Can I file a car insurance claim without a police report?
Yes, you can file an insurance claim without a police report. However, having one can speed up the process and help you prove the validity of the account of the accident. Filing a police report is beneficial to ensure you're protected should a situation arise.
If the car accident is minor, do I need a police report for insurance?
With most minor car accidents, no police report is needed for insurance. Minor dust-ups may not warrant having a police officer respond to the scene. In that case, it's up to you to chronicle the details of the incident. If nobody gets hurt in the car accident, the damage is minor, those involved have a valid license and insurance, and all parties are cooperative, police presence may not be necessary.
What's considered a minor car accident?
Most states don't require a police report for a minor accident. But keep in mind that what's considered to be a minor accident varies by state. For instance, Alabama may consider a minor incident to have $250 worth of damage, whereas Oregon may consider $2,500 to be minor.
In many jurisdictions, police won't issue a report for accidents that occur on private property, such as if you run into your own garage door. Note that many parking lots —such as the neighborhood grocery store or local mall — are also considered private property, so police may not respond to a minor vehicle incident in these locations unless they have a compelling reason.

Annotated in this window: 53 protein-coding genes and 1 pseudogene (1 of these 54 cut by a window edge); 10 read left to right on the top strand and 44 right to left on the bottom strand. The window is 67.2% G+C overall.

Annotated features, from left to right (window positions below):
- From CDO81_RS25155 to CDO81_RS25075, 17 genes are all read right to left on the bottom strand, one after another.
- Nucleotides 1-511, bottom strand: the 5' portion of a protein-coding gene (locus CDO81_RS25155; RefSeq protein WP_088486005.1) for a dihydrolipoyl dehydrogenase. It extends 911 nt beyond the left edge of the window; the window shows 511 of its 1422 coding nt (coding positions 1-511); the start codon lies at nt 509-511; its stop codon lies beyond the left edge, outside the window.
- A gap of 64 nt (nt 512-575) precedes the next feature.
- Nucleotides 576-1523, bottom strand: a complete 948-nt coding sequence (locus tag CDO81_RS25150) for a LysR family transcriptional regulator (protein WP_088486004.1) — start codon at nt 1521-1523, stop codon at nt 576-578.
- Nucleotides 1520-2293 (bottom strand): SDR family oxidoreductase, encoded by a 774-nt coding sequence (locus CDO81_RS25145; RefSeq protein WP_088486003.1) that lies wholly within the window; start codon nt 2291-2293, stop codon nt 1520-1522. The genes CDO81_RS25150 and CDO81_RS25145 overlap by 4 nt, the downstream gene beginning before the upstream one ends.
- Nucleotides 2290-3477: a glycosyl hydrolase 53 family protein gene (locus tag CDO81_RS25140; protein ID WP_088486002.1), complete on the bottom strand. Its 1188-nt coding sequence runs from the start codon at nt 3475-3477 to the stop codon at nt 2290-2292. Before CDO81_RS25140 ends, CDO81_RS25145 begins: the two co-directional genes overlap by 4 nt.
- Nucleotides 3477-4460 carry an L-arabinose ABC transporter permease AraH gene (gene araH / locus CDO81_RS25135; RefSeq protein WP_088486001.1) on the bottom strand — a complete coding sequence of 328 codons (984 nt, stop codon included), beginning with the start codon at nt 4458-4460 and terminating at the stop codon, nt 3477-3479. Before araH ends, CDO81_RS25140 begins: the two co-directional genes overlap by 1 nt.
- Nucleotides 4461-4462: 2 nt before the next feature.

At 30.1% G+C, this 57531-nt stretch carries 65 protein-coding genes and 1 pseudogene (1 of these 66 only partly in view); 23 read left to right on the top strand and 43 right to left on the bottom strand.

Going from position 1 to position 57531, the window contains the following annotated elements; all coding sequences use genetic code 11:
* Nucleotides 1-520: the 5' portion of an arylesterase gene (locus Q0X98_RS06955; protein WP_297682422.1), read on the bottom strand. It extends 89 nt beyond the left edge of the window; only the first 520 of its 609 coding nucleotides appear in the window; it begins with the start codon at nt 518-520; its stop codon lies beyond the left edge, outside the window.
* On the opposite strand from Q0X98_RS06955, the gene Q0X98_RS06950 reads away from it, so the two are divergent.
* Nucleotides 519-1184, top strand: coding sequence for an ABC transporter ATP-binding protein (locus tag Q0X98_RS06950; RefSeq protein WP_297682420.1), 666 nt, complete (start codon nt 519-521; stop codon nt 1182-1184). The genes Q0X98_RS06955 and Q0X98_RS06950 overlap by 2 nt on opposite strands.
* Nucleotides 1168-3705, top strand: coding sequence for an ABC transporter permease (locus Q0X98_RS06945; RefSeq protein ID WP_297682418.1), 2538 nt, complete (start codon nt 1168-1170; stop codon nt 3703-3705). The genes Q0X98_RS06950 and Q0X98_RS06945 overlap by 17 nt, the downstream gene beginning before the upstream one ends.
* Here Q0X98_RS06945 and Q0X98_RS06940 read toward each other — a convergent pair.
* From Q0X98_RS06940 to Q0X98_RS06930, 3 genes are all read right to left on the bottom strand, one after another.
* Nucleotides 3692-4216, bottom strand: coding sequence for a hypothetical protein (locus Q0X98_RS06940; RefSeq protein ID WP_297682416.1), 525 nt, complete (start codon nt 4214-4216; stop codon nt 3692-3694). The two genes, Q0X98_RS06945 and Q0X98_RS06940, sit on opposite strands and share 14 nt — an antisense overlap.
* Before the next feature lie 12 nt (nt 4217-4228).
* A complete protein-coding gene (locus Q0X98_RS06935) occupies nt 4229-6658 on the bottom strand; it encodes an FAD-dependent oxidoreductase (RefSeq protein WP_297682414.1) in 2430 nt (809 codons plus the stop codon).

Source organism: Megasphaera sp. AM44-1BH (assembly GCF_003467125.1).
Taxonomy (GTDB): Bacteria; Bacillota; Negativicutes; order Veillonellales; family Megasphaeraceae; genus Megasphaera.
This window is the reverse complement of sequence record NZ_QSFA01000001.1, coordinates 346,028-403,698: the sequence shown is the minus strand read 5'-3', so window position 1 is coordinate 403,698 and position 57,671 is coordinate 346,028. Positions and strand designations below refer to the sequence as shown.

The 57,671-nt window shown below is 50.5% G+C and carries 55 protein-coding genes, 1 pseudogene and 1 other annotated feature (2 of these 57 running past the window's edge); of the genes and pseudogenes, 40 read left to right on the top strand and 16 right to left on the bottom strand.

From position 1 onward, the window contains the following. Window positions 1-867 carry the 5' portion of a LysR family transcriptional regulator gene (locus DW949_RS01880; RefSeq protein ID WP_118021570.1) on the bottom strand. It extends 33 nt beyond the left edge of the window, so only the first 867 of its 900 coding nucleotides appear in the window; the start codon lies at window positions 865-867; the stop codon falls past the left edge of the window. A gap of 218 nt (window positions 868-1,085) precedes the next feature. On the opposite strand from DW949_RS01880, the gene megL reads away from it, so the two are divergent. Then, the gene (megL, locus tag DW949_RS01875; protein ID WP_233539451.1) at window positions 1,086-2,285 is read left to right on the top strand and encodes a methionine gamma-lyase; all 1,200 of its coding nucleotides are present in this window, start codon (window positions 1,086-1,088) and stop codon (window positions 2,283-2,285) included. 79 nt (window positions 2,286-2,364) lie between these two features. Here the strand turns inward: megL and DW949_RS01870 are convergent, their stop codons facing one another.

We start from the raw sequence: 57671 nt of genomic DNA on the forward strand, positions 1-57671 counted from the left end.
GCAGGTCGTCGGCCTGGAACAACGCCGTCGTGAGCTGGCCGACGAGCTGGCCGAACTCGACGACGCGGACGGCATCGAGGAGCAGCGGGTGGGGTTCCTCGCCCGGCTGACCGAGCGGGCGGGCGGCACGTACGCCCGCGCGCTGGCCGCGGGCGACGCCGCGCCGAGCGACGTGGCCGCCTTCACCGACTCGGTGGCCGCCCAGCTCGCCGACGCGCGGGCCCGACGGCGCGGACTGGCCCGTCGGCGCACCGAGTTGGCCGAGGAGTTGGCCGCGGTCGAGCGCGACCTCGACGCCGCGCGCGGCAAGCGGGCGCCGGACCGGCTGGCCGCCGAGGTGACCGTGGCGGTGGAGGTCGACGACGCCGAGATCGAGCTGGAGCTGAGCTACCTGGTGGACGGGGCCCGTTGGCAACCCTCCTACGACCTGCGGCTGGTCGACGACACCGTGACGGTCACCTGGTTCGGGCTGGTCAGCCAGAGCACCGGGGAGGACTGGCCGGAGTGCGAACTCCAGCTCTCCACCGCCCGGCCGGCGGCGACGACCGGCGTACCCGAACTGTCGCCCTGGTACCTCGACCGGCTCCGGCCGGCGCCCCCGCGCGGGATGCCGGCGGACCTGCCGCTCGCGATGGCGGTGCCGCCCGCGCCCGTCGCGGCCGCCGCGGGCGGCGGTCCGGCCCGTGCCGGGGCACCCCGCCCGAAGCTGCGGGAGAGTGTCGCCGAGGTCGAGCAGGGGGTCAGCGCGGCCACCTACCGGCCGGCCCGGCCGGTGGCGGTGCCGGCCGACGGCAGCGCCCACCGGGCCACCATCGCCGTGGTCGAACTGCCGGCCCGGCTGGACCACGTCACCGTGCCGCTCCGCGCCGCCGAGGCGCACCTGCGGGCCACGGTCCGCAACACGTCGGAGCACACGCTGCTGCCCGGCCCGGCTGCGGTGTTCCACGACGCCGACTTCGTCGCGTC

Keep in mind, there's no way to accurately assess a vehicle's damage at the scene of an accident. There may be instances where the damage appears to be minimal, but a more thorough inspection reveals more issues. When in doubt, it makes sense to get a police report.
How do I file a car insurance claim without a police report?
A police report gives an official and detailed description of what occurred in the accident. Police reports are required when injuries, major damage, or extenuating circumstances are involved. However, you can act as your own detail-oriented advocate for minor incidents.
In such cases, be sure to write down specifics of the accident and take photos to document the story. Examples of facts to record include:
- Date and time of the accident
- Location of the accident
- Involved individuals and their contact information and driver's license number
- Insurance information of any other parties involved, including their insurance policy number
- Details of the types of vehicles involved, including license plate numbers and state of registration
- Details of damage
- Environmental factors, such as the weather, time of day, and lighting
- Names and contact information of any witnesses
The process for filing an auto insurance claim with your insurance company is similar whether you have a police report or not. If you have a report, simply give your car insurance provider the name of the police department and report number. If you don't have a police report to reference, that's where your detailed account of the event comes in handy and will become part of your claim.
When should I report an accident to my insurance company?
It's important to report an accident with your insurance company as soon as possible following the incident.